5 Tips to Help Your Kids Get More Active

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Published May 4, 2017

Kids nowadays are getting less exercise and activity than ever before, and it is showing in their health.

Survey says today 1 in 3 children is overweight or obese and even more have health issues like high blood pressure and diabetes.

This can set a lifelong pattern as people who were overweight as a child have a 70% chance of being overweight adults.

The American Heart Association recommends at least an hour of physical activity every day for children ages 2 and up. So how can you encourage your kids to exercise? Here are a few tips-


Plan Exercise Daily


Be sure your child has time in their day for activity. Work the activity into their daily schedule. If their school is close by, walk to school. Have picnics at the park for afternoon snack, and have them play for a while afterwards. Don’t forget the classic, “Go out to the yard now. I will call you in for dinner.”

Make sure the activities you plan are age appropriate. A kindergartener is not going to be able to run 5K, and trying to make them will make them not want to exercise and make them uncomfortable with you. Play tag, go swimming, go for walks in a local park together.


Keep track on a chart or calendar, a star or sticker for every day with exercise. After a set amount of stars are charted, do another fun thing - go to a new park, or to a zoo, or have a special picnic lunch.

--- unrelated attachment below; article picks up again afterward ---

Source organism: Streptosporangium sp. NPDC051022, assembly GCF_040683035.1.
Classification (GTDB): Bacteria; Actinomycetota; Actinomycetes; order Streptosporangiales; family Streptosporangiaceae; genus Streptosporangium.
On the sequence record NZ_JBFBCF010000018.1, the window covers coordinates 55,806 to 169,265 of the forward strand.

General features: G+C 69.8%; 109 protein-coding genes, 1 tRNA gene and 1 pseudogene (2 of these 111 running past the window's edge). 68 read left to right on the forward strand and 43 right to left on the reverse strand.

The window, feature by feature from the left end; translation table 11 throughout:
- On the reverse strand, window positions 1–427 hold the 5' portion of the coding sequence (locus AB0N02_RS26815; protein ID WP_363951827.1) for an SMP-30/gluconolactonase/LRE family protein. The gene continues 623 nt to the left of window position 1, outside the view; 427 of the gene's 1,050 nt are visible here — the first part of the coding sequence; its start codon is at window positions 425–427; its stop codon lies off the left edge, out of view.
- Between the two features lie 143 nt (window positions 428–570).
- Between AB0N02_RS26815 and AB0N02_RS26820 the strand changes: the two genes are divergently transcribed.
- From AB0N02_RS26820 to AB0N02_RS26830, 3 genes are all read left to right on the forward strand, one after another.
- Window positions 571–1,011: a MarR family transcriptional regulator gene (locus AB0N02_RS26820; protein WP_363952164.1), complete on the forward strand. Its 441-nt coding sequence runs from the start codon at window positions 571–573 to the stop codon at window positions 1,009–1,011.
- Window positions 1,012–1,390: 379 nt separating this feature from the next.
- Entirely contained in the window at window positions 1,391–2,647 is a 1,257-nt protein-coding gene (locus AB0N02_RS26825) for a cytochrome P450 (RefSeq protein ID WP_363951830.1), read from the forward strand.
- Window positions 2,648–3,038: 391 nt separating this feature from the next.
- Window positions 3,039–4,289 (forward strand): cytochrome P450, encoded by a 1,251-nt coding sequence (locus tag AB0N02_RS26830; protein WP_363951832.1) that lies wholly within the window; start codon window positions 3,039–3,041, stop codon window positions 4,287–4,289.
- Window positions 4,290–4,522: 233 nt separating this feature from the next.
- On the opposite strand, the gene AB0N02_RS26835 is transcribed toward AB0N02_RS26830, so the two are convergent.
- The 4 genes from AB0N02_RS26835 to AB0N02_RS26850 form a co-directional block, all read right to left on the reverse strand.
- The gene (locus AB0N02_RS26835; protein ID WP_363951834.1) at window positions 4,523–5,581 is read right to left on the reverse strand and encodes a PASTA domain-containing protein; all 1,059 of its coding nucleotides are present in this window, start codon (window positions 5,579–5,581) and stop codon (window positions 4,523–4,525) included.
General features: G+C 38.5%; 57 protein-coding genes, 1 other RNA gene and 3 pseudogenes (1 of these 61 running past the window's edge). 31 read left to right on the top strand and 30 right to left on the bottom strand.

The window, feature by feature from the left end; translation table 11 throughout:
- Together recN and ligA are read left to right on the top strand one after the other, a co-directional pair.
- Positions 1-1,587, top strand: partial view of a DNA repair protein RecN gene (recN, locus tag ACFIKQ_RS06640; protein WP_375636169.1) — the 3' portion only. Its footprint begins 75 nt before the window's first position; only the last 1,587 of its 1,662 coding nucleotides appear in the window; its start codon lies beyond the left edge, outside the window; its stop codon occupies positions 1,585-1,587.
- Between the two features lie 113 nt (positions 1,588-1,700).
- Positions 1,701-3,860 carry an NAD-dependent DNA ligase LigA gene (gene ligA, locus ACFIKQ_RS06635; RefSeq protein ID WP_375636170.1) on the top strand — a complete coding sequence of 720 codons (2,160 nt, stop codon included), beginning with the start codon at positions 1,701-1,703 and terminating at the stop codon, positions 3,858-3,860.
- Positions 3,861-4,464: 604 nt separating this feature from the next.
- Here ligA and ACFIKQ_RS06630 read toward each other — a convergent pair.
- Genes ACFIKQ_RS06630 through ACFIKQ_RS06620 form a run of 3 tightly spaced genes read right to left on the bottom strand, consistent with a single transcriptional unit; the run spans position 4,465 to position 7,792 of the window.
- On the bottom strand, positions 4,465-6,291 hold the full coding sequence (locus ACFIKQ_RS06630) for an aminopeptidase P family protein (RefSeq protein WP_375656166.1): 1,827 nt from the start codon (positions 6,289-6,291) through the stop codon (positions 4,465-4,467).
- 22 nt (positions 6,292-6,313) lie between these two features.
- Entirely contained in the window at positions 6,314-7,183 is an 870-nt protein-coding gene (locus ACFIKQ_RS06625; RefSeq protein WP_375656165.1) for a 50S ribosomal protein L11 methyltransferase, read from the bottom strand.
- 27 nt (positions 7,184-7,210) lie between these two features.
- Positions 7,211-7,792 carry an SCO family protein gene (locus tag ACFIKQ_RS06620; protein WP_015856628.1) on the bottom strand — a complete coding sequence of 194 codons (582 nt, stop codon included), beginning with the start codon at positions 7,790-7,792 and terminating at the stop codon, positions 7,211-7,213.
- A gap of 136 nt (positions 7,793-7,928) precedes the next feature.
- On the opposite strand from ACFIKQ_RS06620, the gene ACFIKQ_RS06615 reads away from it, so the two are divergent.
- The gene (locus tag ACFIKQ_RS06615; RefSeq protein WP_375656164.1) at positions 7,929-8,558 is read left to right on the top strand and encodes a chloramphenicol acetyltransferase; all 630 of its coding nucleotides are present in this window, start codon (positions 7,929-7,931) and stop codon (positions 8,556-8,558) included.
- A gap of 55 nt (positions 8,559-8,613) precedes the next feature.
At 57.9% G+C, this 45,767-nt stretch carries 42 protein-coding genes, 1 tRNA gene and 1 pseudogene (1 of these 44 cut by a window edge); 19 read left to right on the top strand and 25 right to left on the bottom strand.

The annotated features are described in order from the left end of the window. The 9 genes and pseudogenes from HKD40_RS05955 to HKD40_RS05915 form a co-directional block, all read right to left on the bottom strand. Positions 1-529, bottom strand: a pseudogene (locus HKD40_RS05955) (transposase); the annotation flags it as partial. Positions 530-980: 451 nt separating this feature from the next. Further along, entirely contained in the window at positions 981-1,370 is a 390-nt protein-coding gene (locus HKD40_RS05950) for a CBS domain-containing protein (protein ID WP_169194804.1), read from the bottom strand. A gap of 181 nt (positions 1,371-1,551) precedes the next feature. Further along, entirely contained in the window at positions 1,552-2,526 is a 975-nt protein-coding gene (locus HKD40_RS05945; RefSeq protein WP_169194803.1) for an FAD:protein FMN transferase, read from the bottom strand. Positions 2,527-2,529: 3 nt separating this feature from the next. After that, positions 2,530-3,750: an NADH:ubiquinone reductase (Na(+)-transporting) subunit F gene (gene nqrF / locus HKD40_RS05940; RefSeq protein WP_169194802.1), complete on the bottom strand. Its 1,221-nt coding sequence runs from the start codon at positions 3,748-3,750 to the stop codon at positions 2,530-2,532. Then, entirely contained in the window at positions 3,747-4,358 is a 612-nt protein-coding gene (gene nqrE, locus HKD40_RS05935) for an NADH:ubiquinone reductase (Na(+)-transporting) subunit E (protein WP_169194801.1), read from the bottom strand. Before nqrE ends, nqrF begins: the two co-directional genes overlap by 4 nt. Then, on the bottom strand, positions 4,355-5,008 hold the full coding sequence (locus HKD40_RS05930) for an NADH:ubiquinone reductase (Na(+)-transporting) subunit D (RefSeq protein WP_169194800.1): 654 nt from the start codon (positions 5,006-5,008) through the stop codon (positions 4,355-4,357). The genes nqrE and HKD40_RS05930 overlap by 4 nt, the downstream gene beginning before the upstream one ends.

Exercise Together - Role Model


Show your kids activity is fun by exercising yourself. Even better, join them or have them join you. You can even invest in some nice gym clothes or new yoga pants if that will get you motivated to be more active, which will in turn make you a better example. There are yoga centres, gyms, dojos, and fitness centres that have family-oriented classes and facilities.

If you want to keep things a little more simple, play active games. Go for walks in the woods and talk about life and what you see in nature.




Limit Screen Time


The American Academy of Pediatrics recommends limiting screen time, sometimes to just an hour a day, for kids. That includes all screens - TV, computers, phones, video games, and tablets. If the kids are not glued to a screen, they are more likely to go out and play.


Many families find that using screen time as positive reinforcement is helpful in guiding children to make good choices. Examples would be things like: if your homework is done and I’ve checked it, then you can play Playstation for half an hour; after yoga class, then we will watch TV.




Make it Fun


Make sure your kids have active toys such as swings, balls, jump ropes, and bicycles. Play active games as a family. Don’t underestimate the impact, both healthwise and in having a healthy relationship with your kids, of having family games of tag, basketball, soccer, frisbee, or hide and seek. And have variety; kids often won’t want the same thing all the time.




Let Them Choose


Avoid power struggles. Let the kids choose what they want to do. Too often a parent will try to force a kid into something they hate, and it makes the child not want to exercise and damages the relationship. Find active things to do that they like. If your child hates softball, maybe they will want to learn swimming, or tai chi. Maybe they just want to jump rope in your own yard.

As long as there is daily activity, they are doing well. If they can’t choose, have a jar with activities they can do on slips of paper (freeze tag, jump rope, walk the dog, yoga with Dad, bike with Mom, etc.) and have them choose one or more each day.



Help your kids learn healthy habits now by making daily exercise fun!


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MIkkie Mills

Written by MIkkie Mills



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